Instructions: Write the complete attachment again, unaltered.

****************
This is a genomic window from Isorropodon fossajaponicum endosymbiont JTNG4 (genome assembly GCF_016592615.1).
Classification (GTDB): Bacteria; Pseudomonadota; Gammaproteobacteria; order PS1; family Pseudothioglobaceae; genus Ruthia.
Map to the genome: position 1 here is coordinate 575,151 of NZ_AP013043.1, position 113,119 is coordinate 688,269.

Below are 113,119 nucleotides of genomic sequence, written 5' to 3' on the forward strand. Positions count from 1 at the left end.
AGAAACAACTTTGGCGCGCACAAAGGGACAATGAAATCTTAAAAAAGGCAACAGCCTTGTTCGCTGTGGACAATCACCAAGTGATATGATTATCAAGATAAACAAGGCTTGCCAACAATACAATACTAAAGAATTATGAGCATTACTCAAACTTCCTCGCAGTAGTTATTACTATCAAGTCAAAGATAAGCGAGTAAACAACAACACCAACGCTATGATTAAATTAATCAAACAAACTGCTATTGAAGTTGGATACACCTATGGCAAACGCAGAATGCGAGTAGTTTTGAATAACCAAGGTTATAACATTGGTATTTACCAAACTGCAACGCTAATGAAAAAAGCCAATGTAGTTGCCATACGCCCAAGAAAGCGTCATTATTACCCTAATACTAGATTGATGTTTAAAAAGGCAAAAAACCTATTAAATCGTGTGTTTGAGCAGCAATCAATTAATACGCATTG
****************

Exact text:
This is a genomic window from Isorropodon fossajaponicum endosymbiont JTNG4 (genome assembly GCF_016592615.1).
Classification (GTDB): Bacteria; Pseudomonadota; Gammaproteobacteria; order PS1; family Pseudothioglobaceae; genus Ruthia.
Map to the genome: position 1 here is coordinate 575,151 of NZ_AP013043.1, position 113,119 is coordinate 688,269.

Below are 113,119 nucleotides of genomic sequence, written 5' to 3' on the forward strand. Positions count from 1 at the left end.
AGAAACAACTTTGGCGCGCACAAAGGGACAATGAAATCTTAAAAAAGGCAACAGCCTTGTTCGCTGTGGACAATCACCAAGTGATATGATTATCAAGATAAACAAGGCTTGCCAACAATACAATACTAAAGAATTATGAGCATTACTCAAACTTCCTCGCAGTAGTTATTACTATCAAGTCAAAGATAAGCGAGTAAACAACAACACCAACGCTATGATTAAATTAATCAAACAAACTGCTATTGAAGTTGGATACACCTATGGCAAACGCAGAATGCGAGTAGTTTTGAATAACCAAGGTTATAACATTGGTATTTACCAAACTGCAACGCTAATGAAAAAAGCCAATGTAGTTGCCATACGCCCAAGAAAGCGTCATTATTACCCTAATACTAGATTGATGTTTAAAAAGGCAAAAAACCTATTAAATCGTGTGTTTGAGCAGCAATCAATTAATACGCATTG